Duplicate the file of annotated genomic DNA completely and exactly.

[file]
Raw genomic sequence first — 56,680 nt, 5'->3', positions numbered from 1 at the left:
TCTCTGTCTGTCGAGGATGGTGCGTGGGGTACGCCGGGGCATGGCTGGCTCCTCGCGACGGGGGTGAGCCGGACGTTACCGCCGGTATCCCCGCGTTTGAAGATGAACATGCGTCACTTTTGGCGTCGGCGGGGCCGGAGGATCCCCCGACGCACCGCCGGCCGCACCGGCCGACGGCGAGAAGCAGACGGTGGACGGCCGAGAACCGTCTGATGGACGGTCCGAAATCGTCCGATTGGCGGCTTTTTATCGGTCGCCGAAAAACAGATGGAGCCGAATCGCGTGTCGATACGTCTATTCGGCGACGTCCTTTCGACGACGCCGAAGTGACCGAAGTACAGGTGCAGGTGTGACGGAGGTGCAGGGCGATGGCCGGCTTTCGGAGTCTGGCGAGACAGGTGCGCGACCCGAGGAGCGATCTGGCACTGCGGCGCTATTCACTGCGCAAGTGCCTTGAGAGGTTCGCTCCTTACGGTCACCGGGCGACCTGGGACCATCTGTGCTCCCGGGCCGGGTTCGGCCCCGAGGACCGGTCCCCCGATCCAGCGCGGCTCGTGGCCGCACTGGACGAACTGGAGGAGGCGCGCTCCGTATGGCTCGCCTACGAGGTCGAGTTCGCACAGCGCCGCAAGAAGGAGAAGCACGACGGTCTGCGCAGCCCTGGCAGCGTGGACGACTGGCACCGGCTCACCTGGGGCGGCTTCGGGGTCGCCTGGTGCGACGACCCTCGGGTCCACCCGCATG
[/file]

Raw genomic sequence first — 56,680 nt, 5'->3', positions numbered from 1 at the left:
TCTCTGTCTGTCGAGGATGGTGCGTGGGGTACGCCGGGGCATGGCTGGCTCCTCGCGACGGGGGTGAGCCGGACGTTACCGCCGGTATCCCCGCGTTTGAAGATGAACATGCGTCACTTTTGGCGTCGGCGGGGCCGGAGGATCCCCCGACGCACCGCCGGCCGCACCGGCCGACGGCGAGAAGCAGACGGTGGACGGCCGAGAACCGTCTGATGGACGGTCCGAAATCGTCCGATTGGCGGCTTTTTATCGGTCGCCGAAAAACAGATGGAGCCGAATCGCGTGTCGATACGTCTATTCGGCGACGTCCTTTCGACGACGCCGAAGTGACCGAAGTACAGGTGCAGGTGTGACGGAGGTGCAGGGCGATGGCCGGCTTTCGGAGTCTGGCGAGACAGGTGCGCGACCCGAGGAGCGATCTGGCACTGCGGCGCTATTCACTGCGCAAGTGCCTTGAGAGGTTCGCTCCTTACGGTCACCGGGCGACCTGGGACCATCTGTGCTCCCGGGCCGGGTTCGGCCCCGAGGACCGGTCCCCCGATCCAGCGCGGCTCGTGGCCGCACTGGACGAACTGGAGGAGGCGCGCTCCGTATGGCTCGCCTACGAGGTCGAGTTCGCACAGCGCCGCAAGAAGGAGAAGCACGACGGTCTGCGCAGCCCTGGCAGCGTGGACGACTGGCACCGGCTCACCTGGGGCGGCTTCGGGGTCGCCTGGTGCGACGACCCTCGGGTCCACCCGCATG